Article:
CW: sexual harassment/assault
A few weeks ago, just before Christmas, I was in a queue waiting to pay for some food I’d just ordered to eat on the train home after my evening class. I was listening to music playing as I often do. I have BIG OBVIOUS headphones, in part to discourage people making conversation with me. A man’s face appeared right next to my face, too sudden, too close. It made me jump a little. I leaned back, pushing one earphone back as I realised he was talking to me. “Sorry darling can I just push in? My train is in five minutes”. “So’s mine…” I started to say. The rest of the sentence would have been “…and I have already ordered, so you’d need to check with the person behind me” but went unsaid. As I started to speak, this man, this stranger who had already inserted himself into my personal space and called me “darling”, placed his hand on my hip. It was the hand I couldn’t see, placed around the other side of my body, effectively holding me in a light embrace, trapping me between his arm and the counter. It was a gentle touch, not particularly forceful, and it seemed entirely thoughtless, careless, casual; I was a woman, he was patting me on the hip. Just so.
My body floods with adrenaline. Fear. Revulsion. I tense. There’s a stranger touching me, in public. I freeze, a rabbit in front of a fox; a fox in front of a hunter. I hear a voice shouting. Some powerful and strong Amazonian warrior steps in and she is dealing with this man in a loud and brave way. I am terrified and shaking as all the memories of the other times I’ve been touched without consent or approached by strangers, always men, wanting my time or my body and reacting with fury and with all too coherent rage when denied one or both.
“DON’T TOUCH WOMEN YOU DON’T KNOW” this Amazonian is roaring. “Don’t touch women you don’t know. You don’t know what’s happened to them in the past. Just don’t.” She roars. I shake. She sounds like me. Who is this women using my voice to make such a scene? Everyone is staring at her.
The Toucher throws his hands up in the air, an expression of perplexed shock across his face. He starts to stammer out an apology, but his friend comes up behind him, his face red, shiny, furious. He roars back at this powerful warrior who has stolen my voice while I want to cry and shake and hide, and he, all Mr Reasonable, shouts “CALM DOWN HE’S JUST BEING FRIENDLY”.
The Toucher turns to his friend. “Shut up, mate” he says and turns back to face me, his hands still held up in the air, his puzzlement fading. “I am really sorry” he says. It sounds less genuine and more a way to just end this and it actually doesn’t matter to me that it’s not genuine. I grasp the opportunity to end it, to silence the warrior, for as brave as she is she scares me and I just want to stop everyone staring and to maybe have these men go away having learned something other than “wow, bitches be crazy”. “Thank you.” I force myself to say as calmly as possible. “I really appreciate your apology.”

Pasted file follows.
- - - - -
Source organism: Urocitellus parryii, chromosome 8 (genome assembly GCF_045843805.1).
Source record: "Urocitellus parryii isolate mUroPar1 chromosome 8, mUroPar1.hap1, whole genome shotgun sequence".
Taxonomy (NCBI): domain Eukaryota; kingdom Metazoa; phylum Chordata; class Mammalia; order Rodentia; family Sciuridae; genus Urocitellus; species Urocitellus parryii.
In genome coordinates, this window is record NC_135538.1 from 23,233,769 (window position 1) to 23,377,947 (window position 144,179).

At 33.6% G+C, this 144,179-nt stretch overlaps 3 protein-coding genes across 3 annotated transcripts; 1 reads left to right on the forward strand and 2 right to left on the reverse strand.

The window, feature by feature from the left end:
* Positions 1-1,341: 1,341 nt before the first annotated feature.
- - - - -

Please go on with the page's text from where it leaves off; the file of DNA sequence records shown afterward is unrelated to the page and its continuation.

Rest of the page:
My food is ready. I have to pay for it. This involves me standing in the very corner of the food stall, which means that as The Toucher and his friend stand and pay I am trapped. I can’t get out and away without brushing past them or asking them to move.
I turn to the Amazonian to help me, but she’s gone, evaporated into a cloud of anxiety and pressure. All that’s left is my fear and my impotent anger; the burning tearing mix of fury at the casual sense of entitlement and thoughtlessness that leads people to touch other people they don’t know in a gesture of “friendship”. I am both relieved that she’s gone (did she know how unsafe she made me, shouting at them like that?) and terrified (I am on my own, everyone is staring, I have to get home, oh god what if they’re on the same train as me?) The incandescent rage dissipates in an instant, leaving only tears and frustration, fear, embarrassment.
I am on my own, in a very public very crowded place. I am still at least half an hour and a train and either a bus or a walk in the dark between me and my home.
The appearance of this angry warrior and the subsequent anxiety, my tears, my fear; they aren’t all built of this one moment. They aren’t the result of this one altercation, these two men, the perplexed casual toucher and his angry friend. They have been built over the months, years, decades before of being threatened by men in public places. Of a life being a woman in a world where this is so much background noise to just being a woman. At that bus stop where I will need to wait? I have been verbally assaulted on four different occasions just in the last 12 months. On that walk home? I have been cat called, verbally assaulted and followed on more times than I can count. On that walk home almost exactly a year ago, I was sexually assaulted. Fifteen years ago on the bus route on which I will be travelling? After I got off, I was followed and attacked, victim of an attempted rape, resulting in serious injuries.